Substance Use or Abuse
People who are married need to agree on what they mean by moderation and what are acceptable intoxicants. When they don’t, they have a problem.
Solutions: If the differences between you are sufficiently serious, one of you will have to draw the line and be willing to go so far as to end the marriage. This is for your protection, for your spouse's protection and for the protection of the family. When you draw the line, it’s only effective if you mean it—you can’t be bluffing—otherwise you lose all credibility. Substance abuse can be so serious that it can be a life or death issue. Seek help immediately. Al Anon helps thousands of family members annually. 12-step programs help abusers to recover every day.
You and your spouse need to agree on how much time you need to spend together and how much time you need to spend apart. If all your leisure time together is spent satisfying the interests of just one of you, there isn’t much companionship or stimulation in the relationship and you two will drift apart.
Solutions: Your partner can bring real enhancement to your life, but you have to be open to it. This can be challenging, but in the spirit of fairness, which we have referred to in many of the solutions, there needs to be a balance between your activities, my activities and our activities.
Career and Job
Couples get into trouble around career and job issues when they don’t share the same values. In one couple, we knew the wife travelled for her business very frequently before they married. After the two were married, her husband—who didn’t travel for his job—found all her travel excessive. He didn’t think the satisfaction or money she got out of it was worth the amount of time they had to spend apart.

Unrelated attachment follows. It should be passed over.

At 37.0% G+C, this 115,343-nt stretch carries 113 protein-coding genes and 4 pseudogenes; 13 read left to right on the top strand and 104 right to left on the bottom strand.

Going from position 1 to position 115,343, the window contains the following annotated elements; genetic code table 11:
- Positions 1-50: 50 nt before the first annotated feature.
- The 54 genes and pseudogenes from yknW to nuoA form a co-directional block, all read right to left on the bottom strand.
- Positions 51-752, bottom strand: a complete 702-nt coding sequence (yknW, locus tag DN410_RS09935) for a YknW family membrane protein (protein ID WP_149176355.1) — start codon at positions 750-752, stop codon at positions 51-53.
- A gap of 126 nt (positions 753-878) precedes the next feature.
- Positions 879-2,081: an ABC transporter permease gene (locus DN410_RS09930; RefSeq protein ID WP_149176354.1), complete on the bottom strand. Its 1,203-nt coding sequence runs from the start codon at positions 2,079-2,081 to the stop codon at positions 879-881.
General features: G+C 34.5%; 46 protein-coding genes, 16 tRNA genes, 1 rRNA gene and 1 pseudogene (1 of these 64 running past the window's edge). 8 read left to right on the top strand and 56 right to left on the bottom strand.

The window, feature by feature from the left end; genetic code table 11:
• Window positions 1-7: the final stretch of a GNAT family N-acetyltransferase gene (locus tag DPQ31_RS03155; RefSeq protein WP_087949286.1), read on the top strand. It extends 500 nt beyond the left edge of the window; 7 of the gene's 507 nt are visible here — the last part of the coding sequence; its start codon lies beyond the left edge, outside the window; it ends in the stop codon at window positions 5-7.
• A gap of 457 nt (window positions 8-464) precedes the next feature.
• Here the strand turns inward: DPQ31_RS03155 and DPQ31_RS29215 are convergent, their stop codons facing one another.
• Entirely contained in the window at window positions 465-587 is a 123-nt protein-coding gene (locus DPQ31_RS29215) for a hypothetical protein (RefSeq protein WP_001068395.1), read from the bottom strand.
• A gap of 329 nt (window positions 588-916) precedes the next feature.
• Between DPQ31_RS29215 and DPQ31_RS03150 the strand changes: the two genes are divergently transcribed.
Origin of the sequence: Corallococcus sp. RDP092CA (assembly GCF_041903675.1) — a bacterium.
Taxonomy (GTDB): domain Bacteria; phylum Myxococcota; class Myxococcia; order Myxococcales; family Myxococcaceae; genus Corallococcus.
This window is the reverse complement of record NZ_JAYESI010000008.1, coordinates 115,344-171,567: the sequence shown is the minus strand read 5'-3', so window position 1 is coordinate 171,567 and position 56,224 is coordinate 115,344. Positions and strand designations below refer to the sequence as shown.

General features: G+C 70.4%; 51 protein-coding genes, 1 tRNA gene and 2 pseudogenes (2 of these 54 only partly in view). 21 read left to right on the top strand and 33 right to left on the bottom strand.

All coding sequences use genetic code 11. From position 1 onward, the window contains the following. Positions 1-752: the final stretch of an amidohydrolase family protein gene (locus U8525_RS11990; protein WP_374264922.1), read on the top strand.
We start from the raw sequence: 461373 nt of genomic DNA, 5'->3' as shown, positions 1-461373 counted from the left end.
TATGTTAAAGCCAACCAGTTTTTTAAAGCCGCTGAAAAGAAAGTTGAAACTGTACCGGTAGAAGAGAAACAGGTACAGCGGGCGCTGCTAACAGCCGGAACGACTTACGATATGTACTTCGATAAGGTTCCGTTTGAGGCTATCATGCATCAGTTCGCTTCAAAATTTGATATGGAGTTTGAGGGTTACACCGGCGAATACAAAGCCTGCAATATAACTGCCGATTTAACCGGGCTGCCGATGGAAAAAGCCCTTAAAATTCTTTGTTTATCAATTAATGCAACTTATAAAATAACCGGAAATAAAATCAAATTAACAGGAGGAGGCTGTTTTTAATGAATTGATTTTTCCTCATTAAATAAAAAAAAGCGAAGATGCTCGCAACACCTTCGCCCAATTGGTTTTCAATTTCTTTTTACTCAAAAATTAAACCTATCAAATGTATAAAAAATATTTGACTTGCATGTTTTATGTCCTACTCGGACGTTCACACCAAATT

Solution: She needed to decide what was more important, being in this particular career or being in her marriage. Her husband wasn’t prepared to settle into being second best in her life. Fortunately for them, she was able to make the choice. She stopped travelling so much and was able to continue working for the same company, although not in as high paying a job. They worked it out because she came to agree with his value in this. As in many of the nine areas, it doesn’t matter what the solution the two of you come up with is, it just has to be one that you both genuinely feel meets your needs.
Husband and wife team and marriage experts, Dr. Lawrence Birnbach and Dr. Beverly Hyman are the authors of the new book, "How to Know If It’s Time to Go: A 10-Step Reality Test for Your Marriage" (March, Sterling Publishing). Dr. Birnbach is a psychoanalyst who specializes in working with individuals and couples in troubled relationships. He has an ongoing mental health column in The Westport News and is a frequent speaker on this subject. Dr. Hyman is an internationally known business and organizational consultant specializing in conflict management. She is a consultant to several United Nations agencies, through which she is involved in addressing the concerns of women and families.